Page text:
Yes, I got the hardness comparable scale off the net. Simple search. Type in “titanium hardness scale”, comes up with many scales to compare many metals with it. https://www.bing.com/images/search?q=titanium+hardness+scale&id=ADC041A56CFEF252C2FEB7BA85FBA6EA902C55CA&FORM=IQFRBA

Stainless, yes, you are correct. That is why I generalized it by saying " Some stainless".

Agreed, that is why I initially questioned it, as they are clearly just using the titanium for the incendiary/spark effect against a hard surface.

Joe


#15

Joe, it was not to nitpick but I wanted to make sure readers here (in particular the casual) will not run now and starting expert talk about “Titanium hardened bullets” or “stainless steel super penetrators” etc.
The discussion became a bit blurry in the what is doing what and in the mix with legal considerations.
If missunderstood this could fire back on the community (mainly in the US) when some decision maker has just another missunderstanding in all this. Not saying such people do get their knowledge here but it also can not be excluded.
If so one could think they would make better laws then…


#16

Sorry, I wasn’t trying to be contrarian, I was only being blunt because I had taken it as a forgone conclusion that it was known that the federal 1986 AP law refers only to pistol cal. This, because in the definitions section which is section 17, part B of subsection 921 of chapter 44 it describes the restricted projectiles as needing to be usable in a handgun. The definitions sections of many of these laws are annoyingly long and overly obvious, but this law’s section makes some really tight definitions about what is restricted, which boils down to what amount to commercial / retail level manufacture or importation of pistol caliber AP projectiles only. Being an FFL-10 or 11 with type 20 cert. would allow a licensee to either import or manufacture since those are the D.D. licenses for explosives and heavy ordnance, etc… which could include any ordnance type from landmine to pistol projectile. All of the major manufacturers have them, which is why Federal is currently able to manufacture their new 9mm AP load for Pentagon consideration as part of the total package for the new Sig pistols. Even lowly Liberty Ammunition in Florida has one to manufacture their pistol AP loads, and actually SBR has one for a 9mm & .357sig load they did, or at least used to offer in their catalog.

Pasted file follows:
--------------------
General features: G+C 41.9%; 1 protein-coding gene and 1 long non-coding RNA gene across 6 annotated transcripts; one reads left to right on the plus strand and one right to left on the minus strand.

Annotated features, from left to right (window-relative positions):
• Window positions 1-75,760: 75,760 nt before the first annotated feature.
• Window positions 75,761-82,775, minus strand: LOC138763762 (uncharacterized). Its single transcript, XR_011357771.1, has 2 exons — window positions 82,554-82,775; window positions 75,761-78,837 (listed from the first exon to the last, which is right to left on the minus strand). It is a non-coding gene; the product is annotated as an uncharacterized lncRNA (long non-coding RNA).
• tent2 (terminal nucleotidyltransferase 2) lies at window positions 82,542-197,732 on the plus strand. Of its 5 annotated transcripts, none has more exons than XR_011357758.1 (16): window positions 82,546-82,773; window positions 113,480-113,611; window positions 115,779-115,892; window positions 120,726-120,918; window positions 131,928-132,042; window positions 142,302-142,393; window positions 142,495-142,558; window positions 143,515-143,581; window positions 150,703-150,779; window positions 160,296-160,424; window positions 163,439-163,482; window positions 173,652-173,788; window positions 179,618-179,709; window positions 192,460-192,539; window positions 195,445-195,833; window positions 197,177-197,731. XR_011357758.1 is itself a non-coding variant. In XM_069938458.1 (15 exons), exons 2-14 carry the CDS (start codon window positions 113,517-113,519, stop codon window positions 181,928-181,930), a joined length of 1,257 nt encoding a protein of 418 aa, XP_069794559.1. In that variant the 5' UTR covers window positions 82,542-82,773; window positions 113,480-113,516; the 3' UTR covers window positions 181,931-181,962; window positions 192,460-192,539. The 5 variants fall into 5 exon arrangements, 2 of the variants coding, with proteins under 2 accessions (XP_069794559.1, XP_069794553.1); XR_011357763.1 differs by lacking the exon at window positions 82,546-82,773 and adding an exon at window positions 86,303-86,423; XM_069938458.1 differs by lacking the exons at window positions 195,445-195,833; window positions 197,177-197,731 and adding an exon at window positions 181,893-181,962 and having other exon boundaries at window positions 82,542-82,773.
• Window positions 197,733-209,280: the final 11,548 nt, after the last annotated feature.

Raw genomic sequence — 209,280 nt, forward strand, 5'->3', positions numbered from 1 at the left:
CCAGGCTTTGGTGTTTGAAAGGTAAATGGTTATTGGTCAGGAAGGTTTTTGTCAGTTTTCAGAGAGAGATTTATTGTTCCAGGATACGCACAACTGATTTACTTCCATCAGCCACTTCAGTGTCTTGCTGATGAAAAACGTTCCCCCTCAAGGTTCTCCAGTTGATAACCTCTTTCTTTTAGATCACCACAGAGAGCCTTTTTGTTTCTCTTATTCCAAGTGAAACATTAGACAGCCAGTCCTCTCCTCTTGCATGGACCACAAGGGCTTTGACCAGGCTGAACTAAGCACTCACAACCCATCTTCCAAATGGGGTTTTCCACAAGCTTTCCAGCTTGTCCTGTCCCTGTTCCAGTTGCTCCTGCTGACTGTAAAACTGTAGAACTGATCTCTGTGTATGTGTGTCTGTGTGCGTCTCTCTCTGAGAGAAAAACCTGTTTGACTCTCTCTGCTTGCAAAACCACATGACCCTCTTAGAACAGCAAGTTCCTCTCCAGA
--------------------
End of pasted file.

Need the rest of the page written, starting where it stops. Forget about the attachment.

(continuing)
#17

Matt,

The definitions you post are fine and dandy, but 18 U.S.C. 922(a)(7)-(8) is the final word in clarity.

As far as it saying [“that law defines “armor piercing ammunition” as pistol calibers only”] please point out where you see such as you quote. I find no such reference. Definition (B) that you post states “which may be used in a handgun and which is constructed entirely from” certain metals. It does not specify ““armor piercing ammunition” as pistol calibers only” as you previously stated. Part (II), that was added under the Law Enforcement Act of 1994, where is states a larger than .22 cal projectile designed and intended for usage in a handgun refers to a FMJ projectile that the jacket is 25% the total weight and It doesn’t say what the jacket can or cannot be made out of. There again, that goes to my initial point. I truly feel you are reading things into the simplicity of what they are saying. If it was [“that law defines “armor piercing ammunition” as pistol calibers only”] then why do they state under “General Information” in paragraph 17 that It encompassed both pistol and rifle ammunition under 18 U.S.C. 922(a)(7)-(8)?